UPDATE: See the comments for two more interesting articles on this topic.
Everyone's been talking about the future (or sometimes the end) of publishing lately. As a spectator, I am totally unqualified to talk about it, but I'm going to anyway because it's my blog and that's the way I like it. (Likewise, if this is a little stream-of-consciousness, I apologize. I'm kind of thinking out loud.)
I used to think that authors write the books, then publishers do all the printing, marketing, and selling of it so that we don't have to. It turns out that's not true (people have been talking about that too). So if all but the best selling authors are expected to do their own marketing, what is the publisher doing?
As far as I can see, they (1) get art for your cover, (2) pay for the printing, (3) get your book in bookstores, and (4) get your book in at least the basic review places. Those are good things. It's very hard for regular people to do any but (2), and if you are self-published, you can't do (3) or (4) at all.
But how many people read those reviews and then buy the book? Is that a lot of copies there? It's some, certainly, but it's not your main readerbase (well, certainly not in my genre). Similarly, who is buying books at bookstores (other than MattyDub and me, who would live at Borders if they let us)? That's some copies as well, but the bookstores seem to be dying which implies that fewer and fewer people are buying from there. That trend might not continue, but what if it does?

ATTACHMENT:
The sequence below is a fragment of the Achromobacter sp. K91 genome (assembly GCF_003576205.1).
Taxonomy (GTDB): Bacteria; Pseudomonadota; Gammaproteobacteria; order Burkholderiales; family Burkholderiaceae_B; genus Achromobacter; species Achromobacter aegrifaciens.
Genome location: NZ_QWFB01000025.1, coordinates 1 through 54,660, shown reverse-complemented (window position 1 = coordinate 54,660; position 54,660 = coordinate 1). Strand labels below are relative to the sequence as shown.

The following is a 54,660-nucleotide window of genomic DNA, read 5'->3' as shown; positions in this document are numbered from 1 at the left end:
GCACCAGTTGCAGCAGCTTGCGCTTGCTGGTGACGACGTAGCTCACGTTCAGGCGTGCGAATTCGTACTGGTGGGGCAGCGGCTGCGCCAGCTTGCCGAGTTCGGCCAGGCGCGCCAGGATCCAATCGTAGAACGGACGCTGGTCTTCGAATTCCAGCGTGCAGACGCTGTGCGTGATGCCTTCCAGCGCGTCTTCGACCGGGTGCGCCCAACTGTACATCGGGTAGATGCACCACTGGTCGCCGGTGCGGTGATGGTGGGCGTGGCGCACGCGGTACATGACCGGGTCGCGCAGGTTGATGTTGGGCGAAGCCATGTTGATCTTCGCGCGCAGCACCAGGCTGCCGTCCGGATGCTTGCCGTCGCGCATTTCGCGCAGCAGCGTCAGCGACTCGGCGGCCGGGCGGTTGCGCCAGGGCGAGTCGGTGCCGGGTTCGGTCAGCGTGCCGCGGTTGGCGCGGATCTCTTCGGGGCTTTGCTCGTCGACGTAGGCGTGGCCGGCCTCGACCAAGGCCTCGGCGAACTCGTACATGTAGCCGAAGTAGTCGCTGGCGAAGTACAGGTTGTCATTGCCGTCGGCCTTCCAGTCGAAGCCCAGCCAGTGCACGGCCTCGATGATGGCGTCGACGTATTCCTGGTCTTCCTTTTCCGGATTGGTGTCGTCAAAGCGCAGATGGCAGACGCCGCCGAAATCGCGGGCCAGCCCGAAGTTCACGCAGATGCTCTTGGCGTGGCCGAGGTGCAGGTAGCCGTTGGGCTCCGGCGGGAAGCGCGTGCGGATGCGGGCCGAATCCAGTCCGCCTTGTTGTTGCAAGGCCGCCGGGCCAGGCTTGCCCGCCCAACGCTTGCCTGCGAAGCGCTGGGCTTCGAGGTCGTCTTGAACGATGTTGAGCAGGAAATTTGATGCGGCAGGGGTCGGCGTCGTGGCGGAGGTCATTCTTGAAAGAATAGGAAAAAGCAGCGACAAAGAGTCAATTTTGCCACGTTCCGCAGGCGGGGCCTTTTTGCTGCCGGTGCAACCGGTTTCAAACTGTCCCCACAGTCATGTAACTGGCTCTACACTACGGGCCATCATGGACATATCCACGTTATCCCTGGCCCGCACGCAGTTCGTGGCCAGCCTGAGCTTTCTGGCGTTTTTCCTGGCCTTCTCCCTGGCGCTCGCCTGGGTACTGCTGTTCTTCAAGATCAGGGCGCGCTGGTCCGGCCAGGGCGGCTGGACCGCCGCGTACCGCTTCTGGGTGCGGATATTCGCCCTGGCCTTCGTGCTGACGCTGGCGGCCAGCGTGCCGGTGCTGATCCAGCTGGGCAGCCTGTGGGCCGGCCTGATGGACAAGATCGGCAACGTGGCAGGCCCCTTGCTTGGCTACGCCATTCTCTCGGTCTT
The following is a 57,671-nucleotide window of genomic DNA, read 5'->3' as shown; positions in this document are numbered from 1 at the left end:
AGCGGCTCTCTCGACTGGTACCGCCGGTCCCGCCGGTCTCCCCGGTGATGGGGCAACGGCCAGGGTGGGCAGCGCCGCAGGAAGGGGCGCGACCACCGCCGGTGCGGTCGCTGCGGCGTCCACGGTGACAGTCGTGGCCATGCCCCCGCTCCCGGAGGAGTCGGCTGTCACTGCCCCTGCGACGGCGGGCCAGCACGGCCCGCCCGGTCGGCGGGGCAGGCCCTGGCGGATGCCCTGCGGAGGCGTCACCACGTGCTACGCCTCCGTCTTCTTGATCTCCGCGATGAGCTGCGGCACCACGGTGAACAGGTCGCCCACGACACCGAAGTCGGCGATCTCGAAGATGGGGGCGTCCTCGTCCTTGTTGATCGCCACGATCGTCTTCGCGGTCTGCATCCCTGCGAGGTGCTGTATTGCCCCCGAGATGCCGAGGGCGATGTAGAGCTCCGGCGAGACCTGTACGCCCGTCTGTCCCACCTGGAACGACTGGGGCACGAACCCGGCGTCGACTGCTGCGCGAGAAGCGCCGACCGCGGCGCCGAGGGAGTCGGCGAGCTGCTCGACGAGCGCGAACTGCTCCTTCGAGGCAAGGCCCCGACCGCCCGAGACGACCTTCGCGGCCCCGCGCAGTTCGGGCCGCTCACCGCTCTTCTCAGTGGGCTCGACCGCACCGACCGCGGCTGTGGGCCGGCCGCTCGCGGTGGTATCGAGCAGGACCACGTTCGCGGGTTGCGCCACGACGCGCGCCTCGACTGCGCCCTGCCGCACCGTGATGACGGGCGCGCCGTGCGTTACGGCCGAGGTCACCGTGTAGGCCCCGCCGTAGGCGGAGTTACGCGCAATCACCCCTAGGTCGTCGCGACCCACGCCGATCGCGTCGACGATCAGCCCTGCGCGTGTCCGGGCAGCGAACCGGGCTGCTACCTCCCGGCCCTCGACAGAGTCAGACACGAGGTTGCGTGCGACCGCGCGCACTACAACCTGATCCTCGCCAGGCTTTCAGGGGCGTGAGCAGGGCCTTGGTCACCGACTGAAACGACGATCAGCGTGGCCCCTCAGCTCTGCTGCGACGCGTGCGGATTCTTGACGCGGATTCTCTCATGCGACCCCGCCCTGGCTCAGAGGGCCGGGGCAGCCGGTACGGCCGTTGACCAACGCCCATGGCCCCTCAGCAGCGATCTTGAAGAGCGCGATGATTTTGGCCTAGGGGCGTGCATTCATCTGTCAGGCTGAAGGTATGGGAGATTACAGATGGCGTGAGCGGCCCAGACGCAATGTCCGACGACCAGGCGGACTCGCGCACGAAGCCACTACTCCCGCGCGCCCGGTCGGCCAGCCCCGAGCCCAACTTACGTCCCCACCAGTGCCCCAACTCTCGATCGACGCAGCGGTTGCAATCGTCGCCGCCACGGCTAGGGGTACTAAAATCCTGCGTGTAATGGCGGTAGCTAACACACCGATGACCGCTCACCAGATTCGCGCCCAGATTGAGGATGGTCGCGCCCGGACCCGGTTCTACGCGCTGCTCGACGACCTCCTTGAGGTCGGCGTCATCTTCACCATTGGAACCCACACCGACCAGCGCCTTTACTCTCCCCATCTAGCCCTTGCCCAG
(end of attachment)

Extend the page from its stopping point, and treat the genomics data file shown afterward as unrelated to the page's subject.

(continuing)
What I'm saying is, if the majority of my readerbase is coming from my own marketing efforts, then what do I get by being with a publisher?
Okay, okay. You get a lot of proofreaders who know what they're talking about, which makes your book a lot better and gives it Credibility. I don't want to knock that. Credibility is good. But it's possible to write a good book, and get a huge readerbase, without the credibility of a publisher. It's hard, but no harder, I think, than getting a publisher to begin with.
I guess my real point is that all the trends seem to be moving the advantages of a publisher away from them and into the hands of small authors. The internet is enabling us more, the slow death/metamorphosis of the publishers is requiring us to take on more. If the publishers don't figure this out soon, someone on the internet will find a way to hand out Credibility to self-published books, and then it will all be over.
Well, not over. Different.
(Bonus Question: how do I self-publish books on the Kindle? No print runs, no art required. I think that would undercut almost everything that's left of Big Publishing, if it can be done.)